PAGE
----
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THE ONLY WITNESS
Q: In the City, my mother was walking on the sidewalk abutting a
vacant lot and fell. A lady saw this happen. Although a car was in front of the
lady, and she was able to see my mother only from the waist up, the lady was
able to identify the exact spot where the accident occurred.
The lady worked in a strip mall that was located next to the vacant
lot, and she was familiar with the area where the accident occurred. Using
photographs which she authenticated, the lady stated that the accident
occurred in a portion of the sidewalk that, for years, was broken up and in a
state of disrepair.
A: At first glance, your case may seem to present a clash between two
important principles of law. One, a plaintiff's inability to identify the cause of
his or her fall is fatal to a cause of action to recover damages for personal
injuries because a finding that the defendant's negligence, if any, proximately
caused the plaintiff's injuries would be based on speculation. Two, proximate
cause may be established without direct evidence of causation, by inference
from the circumstances of the accident.
It sounds like your attorney can confidently put your mother’s case
in the second category, of winnable cases. The witness’ testimony seems to be
powerful enough to identify the cause of this tragedy.
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Old World meets new
at Cronin & Phelan’s
BY CLAIRE LEADEN
Special to The Courier
Traditional Irish pubs that have been
in Astoria for ages are crossing paths
with more modern bars opened by the
next generation of young Irish owners.
Th e neighborhood off ers classics like the
best pour of Guinness in New York, to
the brand-new Frozen Irish Coff ee — and
everything in between.
You can see the infl uence in the neighborhood
— perhaps now almost as much
as the fi rst infl ux. Irish pubs have always
been a staple, but more and more have
been opening as a population of young
Irish increases, who pay homage to their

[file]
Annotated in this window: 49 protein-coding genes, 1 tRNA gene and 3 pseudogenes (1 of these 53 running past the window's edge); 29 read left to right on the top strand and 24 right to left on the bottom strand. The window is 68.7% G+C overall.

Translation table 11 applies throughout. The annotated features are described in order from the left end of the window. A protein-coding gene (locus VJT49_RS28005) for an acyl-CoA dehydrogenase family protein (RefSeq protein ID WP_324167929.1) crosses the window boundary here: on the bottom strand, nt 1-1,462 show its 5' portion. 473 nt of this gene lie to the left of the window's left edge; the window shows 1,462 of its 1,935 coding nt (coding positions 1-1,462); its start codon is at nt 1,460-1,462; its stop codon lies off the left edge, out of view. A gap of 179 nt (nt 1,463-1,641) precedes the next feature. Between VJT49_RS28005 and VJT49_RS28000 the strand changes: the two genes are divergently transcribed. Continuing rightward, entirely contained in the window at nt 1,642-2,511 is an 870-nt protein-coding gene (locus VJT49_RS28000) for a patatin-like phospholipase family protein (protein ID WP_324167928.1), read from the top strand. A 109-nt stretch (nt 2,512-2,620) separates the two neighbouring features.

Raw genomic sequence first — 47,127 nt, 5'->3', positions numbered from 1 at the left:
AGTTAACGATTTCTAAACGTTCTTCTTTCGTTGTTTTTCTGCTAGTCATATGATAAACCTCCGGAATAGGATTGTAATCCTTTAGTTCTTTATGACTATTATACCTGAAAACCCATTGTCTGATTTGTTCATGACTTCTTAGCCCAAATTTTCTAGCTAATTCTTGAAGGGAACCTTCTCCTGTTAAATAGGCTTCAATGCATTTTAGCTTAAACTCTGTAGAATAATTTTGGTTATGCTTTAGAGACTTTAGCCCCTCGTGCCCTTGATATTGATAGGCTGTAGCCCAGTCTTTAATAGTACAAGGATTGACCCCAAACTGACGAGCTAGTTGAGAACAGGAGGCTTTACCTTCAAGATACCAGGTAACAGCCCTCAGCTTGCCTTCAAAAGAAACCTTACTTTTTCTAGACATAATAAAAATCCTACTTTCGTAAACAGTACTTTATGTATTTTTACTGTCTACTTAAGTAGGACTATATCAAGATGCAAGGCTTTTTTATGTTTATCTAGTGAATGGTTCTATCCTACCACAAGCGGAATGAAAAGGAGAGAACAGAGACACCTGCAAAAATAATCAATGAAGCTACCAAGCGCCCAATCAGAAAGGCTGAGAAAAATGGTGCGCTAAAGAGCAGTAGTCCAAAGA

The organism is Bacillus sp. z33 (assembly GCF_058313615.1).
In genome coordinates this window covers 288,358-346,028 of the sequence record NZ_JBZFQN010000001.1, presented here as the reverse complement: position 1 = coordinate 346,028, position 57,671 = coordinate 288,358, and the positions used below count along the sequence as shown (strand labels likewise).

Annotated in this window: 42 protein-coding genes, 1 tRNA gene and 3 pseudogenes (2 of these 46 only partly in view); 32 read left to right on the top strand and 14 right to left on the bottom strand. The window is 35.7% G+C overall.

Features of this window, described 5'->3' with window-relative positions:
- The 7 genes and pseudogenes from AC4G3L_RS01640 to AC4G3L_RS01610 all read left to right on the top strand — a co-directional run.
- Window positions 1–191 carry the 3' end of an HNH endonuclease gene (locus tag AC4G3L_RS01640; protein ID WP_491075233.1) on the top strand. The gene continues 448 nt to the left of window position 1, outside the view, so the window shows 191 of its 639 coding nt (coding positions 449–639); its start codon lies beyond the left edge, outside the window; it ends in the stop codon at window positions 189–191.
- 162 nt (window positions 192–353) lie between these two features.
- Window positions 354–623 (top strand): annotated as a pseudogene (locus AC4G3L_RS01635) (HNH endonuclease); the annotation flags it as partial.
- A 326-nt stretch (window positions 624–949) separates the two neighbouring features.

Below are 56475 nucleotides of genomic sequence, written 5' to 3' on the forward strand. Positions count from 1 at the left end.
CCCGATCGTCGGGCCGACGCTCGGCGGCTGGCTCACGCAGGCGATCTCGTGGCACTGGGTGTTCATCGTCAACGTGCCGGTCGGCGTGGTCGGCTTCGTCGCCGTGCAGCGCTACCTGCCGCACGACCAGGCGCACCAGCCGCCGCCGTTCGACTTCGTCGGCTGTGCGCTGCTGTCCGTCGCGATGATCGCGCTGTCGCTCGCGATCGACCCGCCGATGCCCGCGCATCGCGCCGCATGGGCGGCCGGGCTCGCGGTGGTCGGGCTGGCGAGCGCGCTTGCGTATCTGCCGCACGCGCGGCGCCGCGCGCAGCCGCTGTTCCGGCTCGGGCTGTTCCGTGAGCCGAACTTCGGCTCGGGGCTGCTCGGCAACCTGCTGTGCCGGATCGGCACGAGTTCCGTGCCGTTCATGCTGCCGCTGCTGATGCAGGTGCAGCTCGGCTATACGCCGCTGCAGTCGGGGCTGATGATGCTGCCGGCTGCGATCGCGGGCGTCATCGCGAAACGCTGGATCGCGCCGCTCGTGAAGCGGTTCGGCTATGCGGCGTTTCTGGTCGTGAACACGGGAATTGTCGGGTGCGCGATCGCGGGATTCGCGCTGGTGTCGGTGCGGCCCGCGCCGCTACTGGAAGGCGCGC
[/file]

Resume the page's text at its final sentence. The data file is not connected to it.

heritage while also taking it up a notch for
the next generation. A quick Yelp search
places over 20 in the area, at the least.
One of them, Cronin and Phelan’s, off
Broadway between Steinway and 38th
Streets, may remind visitors of a traditional
Irish pub from back in the day —
and that’s because it is one.
It opened in 1960, and the current
owner Michael Peacock, a fellow
Irishman from Laois County, took it over
in 1990 from the restaurant’s namesakes.
It always had a good reputation for the
neighborhood, bartender Louise Egleston
said, so Peacock kept the name, but he
decided to bring classic Irish food to the
table since it was previously just a bar.
“He pretty much transformed everything,”
she said. “He put in the whole dining
area. It went from just sandwiches to
an extensive menu.”
Th at menu includes classics like shepherd’s
pie, fi sh and chips, chicken curry
and bangers and mash. Th e shepherd’s
pie and potato salad recipes come directly
from Peacock’s mother, Nan.
Th ey also bake fresh Irish soda bread
every day and have rotating specials — like
corned beef and cabbage on Th ursdays,
beef stew on Tuesdays and cottage pie on
Wednesdays, which Egleston said draws
regulars for those specifi c dishes.
Cronin and Phelan’s
38-14 Broadway, Astoria
For libations, the traditional Guinness
and also Smithwick’s are on tap, and they
also do a luscious Irish coff ee with fresh
cream as well as hot toddies.
“Most of the regulars have been drinking
here for 20 years … it’s that kind of
bar,” Egleston said. “It has a really good
name, especially for the food … people
always come in for the food.”
With more Irish living in Astoria and
therefore more pubs popping up, Egleston
said it makes for a community feel.
“A lot of neighborhood Irish bartenders
come in for food … they get their comfort
food and feel like they’re home,” she said.
“We’re all friendly with each other and it’s
really nice to have, especially when you’re
so far from home.”
Photos courtesy of Cronin and Phelan’s